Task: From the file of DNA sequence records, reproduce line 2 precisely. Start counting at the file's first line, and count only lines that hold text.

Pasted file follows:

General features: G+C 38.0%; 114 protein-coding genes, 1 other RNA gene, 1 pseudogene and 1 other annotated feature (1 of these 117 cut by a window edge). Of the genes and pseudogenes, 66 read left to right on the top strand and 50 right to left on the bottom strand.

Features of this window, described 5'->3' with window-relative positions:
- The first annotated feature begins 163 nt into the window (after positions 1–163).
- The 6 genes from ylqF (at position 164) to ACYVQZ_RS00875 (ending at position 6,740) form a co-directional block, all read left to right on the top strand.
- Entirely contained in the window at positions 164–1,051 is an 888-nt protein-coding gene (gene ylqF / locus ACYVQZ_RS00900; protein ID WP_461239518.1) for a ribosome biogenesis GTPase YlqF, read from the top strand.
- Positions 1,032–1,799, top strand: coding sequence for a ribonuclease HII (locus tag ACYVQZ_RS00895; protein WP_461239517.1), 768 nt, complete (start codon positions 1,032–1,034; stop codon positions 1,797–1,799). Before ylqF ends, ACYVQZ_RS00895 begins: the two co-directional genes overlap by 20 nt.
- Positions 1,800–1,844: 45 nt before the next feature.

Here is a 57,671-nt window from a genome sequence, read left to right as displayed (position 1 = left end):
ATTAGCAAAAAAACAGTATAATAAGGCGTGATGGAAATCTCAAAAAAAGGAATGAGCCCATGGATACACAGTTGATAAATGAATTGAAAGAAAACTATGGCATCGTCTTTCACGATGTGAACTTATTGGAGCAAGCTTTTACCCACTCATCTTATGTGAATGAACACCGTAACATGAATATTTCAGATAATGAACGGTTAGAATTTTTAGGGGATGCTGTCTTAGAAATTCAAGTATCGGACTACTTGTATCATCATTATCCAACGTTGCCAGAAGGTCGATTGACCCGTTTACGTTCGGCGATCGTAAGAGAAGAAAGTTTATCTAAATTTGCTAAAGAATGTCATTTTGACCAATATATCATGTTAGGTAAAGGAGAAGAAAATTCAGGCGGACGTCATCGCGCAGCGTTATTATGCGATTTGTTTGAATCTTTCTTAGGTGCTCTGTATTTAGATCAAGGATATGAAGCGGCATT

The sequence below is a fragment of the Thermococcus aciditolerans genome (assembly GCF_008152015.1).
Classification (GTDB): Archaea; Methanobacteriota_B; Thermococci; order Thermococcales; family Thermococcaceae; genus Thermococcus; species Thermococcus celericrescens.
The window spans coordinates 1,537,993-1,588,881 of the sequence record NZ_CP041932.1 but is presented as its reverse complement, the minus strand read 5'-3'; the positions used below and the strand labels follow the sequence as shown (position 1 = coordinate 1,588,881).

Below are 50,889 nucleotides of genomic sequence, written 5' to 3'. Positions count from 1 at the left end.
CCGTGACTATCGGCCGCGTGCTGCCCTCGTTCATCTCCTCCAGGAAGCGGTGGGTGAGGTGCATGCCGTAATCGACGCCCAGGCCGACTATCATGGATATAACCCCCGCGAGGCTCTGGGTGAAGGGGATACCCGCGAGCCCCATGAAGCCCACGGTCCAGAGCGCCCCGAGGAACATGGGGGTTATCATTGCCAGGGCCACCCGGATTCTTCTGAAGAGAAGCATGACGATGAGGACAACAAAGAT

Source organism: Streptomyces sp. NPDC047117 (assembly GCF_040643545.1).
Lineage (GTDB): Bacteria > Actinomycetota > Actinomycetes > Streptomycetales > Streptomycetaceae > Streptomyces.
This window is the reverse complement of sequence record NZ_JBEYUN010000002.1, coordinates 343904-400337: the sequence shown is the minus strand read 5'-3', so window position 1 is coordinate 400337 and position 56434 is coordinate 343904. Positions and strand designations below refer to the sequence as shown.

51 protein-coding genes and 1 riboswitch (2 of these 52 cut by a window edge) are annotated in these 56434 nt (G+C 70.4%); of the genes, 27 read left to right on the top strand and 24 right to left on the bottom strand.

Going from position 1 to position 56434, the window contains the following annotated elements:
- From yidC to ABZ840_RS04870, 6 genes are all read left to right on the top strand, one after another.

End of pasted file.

Features of this window, described 5'->3' with window-relative positions: